Marvin's Window

For Mom: A day at the races and/or a fine dinner

Marvin Robertson

Marvin Robertson

I looked out my window on Mother's Day and imagined a lady with an apple pie walking up the driveway. It reminded me of a time when Mom, apple pie and saluting the flag were the mainstays of life in America.

Now I see New York City schools canceled Mother's Day celebrations in public schools. Some children have two dads or two mothers and those children might be embarrassed by a "normal" Mother's Day celebration.

I heard just last week that Madonna is a mother with a young child to raise.

She has turned off the television and hid all her music videos. It seems that the singer that made underwear a stage costume does not want her child to see all that stuff. The MTV styles Madonna made popular are not fit for her "youngen" to see.

Motherhood does make changes in the lifestyle of most people.

I have to use my imagination to see a traditional Mother's Day for two reasons. First, the antics of people like Madonna and the likes of the NYC schools. Second, because all the mothers in my family are younger than me now.

Granny died last fall in her mid-90s, leaving no mothers alive in the older generation. The other "mothers" include my wife, sisters, children, grandchildren and nieces.

Everyone had a mother, and she was important in shaping life for each of us.

Mother's Day brings back cherished memories of my own mother. Apple pie was not her best recipe. Blackberry cobbler was a hit. I would go along the creek in Oregon and pick the berries for her. The last one she made became a family story because she turned it upside down on the open oven door.

They told me that after I had eaten most of it.

I grew up during the Dust Bowl days of Kansas and in the migrant camps of Oregon and Washington. Mother spent more time working in the fields than in the kitchen. All that food and fresh fruit on the table in Oregon was a great treat for former Kansans.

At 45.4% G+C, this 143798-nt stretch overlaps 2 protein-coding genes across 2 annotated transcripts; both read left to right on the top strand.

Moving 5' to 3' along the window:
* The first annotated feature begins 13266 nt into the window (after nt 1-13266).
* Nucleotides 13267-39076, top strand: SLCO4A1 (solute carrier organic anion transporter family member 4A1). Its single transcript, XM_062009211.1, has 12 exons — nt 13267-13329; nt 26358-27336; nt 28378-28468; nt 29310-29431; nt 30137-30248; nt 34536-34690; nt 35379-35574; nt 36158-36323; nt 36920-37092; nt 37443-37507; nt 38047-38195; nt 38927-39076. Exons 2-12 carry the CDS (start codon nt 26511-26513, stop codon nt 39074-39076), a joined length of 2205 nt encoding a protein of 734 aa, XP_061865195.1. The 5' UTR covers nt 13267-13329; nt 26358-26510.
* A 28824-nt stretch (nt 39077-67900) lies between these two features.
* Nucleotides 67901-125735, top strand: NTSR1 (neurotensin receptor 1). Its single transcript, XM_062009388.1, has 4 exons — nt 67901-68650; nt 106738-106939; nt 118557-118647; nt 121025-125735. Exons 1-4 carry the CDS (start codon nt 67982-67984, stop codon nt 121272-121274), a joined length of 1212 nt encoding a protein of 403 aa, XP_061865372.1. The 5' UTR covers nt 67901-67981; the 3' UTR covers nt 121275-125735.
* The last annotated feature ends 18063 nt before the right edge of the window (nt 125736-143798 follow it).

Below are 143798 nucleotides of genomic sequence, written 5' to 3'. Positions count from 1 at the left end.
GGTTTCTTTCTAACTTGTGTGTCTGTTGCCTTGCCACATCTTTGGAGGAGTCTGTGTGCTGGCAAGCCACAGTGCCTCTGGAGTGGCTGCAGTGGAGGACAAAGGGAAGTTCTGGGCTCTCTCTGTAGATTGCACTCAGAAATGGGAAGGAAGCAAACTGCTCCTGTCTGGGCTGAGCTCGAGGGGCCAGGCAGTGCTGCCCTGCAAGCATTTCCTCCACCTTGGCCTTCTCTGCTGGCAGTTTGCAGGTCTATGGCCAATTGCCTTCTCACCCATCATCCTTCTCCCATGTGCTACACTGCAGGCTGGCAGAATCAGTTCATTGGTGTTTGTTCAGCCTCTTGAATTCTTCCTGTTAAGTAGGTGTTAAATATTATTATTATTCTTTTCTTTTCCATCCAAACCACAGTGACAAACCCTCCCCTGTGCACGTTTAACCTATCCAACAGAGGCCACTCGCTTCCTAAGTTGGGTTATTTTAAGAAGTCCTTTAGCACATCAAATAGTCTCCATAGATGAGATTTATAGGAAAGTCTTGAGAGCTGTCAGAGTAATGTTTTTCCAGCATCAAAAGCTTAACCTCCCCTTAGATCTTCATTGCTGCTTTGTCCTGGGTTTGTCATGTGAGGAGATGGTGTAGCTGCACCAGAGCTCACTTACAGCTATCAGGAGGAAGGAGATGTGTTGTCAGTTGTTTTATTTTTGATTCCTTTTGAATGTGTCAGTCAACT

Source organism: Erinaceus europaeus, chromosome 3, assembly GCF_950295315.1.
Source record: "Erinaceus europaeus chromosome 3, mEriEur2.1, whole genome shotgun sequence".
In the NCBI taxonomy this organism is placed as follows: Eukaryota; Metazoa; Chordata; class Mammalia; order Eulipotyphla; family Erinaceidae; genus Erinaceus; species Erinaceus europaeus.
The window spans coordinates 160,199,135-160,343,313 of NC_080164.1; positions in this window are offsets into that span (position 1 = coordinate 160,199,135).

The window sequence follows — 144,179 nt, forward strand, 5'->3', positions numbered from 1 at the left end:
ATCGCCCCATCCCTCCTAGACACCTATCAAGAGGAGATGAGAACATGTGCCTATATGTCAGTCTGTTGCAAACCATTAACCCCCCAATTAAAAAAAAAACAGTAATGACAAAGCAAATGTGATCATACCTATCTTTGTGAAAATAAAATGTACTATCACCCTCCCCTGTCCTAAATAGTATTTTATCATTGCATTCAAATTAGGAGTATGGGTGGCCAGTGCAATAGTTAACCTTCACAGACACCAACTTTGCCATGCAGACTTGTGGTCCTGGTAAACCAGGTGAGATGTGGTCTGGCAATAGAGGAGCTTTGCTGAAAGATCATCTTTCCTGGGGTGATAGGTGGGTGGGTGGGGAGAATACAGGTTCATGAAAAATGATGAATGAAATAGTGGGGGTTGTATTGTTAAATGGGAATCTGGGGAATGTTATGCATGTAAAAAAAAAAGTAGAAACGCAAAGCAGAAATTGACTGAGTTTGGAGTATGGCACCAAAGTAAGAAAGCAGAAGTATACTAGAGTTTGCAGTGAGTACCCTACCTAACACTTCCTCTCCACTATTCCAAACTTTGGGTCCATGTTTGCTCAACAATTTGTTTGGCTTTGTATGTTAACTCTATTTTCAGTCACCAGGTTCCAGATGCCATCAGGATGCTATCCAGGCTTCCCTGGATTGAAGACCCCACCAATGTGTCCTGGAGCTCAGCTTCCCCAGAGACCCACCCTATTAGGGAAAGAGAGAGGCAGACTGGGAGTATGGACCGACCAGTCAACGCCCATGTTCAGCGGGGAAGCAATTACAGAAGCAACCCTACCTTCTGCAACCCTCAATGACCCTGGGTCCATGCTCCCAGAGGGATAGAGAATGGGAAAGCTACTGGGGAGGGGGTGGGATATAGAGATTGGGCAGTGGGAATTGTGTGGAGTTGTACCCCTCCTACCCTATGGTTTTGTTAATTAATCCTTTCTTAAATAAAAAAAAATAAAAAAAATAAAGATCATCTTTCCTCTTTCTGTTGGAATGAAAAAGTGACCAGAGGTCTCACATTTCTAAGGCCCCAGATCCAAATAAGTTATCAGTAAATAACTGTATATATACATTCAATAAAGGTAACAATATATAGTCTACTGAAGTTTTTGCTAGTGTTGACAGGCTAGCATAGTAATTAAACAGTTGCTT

She continued to work all her life, mostly as an elementary school teacher. I never experienced a "stay-at-home" mother, but she was always there to see that my needs were met.

Mothers are here to stay even in a high-tech world that adds test-tube babies, surrogate mothers and claims to be on the way to coning people.

Imagine the task of the couple in Phoenix that hired a surrogate mother and got a basketball team all at once. That surrogate mother seemed relieved that the mother who provided the eggs would also have to change the diapers.

On the lighter side, my wife sometimes reminds me that she is not my mother. That is a good thing for husbands to remember.

My dad never seemed to get all his ducks in a row when it came to remembering my mother. He bought her a camera for her birthday and never let her use it. He often did the same thing at Christmas and on Mother's Day. Mother never did forget the camera bit and made sure Dad never forgot it either.

Guys, remember the mother of your children on Mother's Day, but remember that she raised your children and does not need the task of raising you, too.

A mother's work is never done, even when the children are "raised" and leave the nest. They will remain children forever in the eyes of the mother. She will continue to look after them from a distance and feel every hurt with them. Grown children do sometimes forget their mother, but she never forgets them.

Kingman has an unusual Mother's Day tradition with the annual horse races on that day. Some mothers in Kingman find it a kick to go to the races on Mother's Day. I would guess the pioneer mothers of another era were more excited about the races than mothers of today. It would have been exciting to get out of the ranch kitchen and meet some neighbors on race day.

A good dinner in a fancy place might be more appreciated by some modern mothers.

Dad, you and the kids better ask her and listen carefully and make sure you please her. It will pay great dividends over the year.

Granny always acted surprised when she got a gift from her children. "You did not need to do that," she always said. I never believed for a minute that she meant that. The big smile on her face gave her away.

From my window, I will always be looking for that special mother to come up the driveway again. And I will appreciate all the special women in my life ­ wife, mothers, daughters and granddaughters.

May Mother's Day and mother be special at your house.

Marvin Robertson writes a weekly column for the Miner.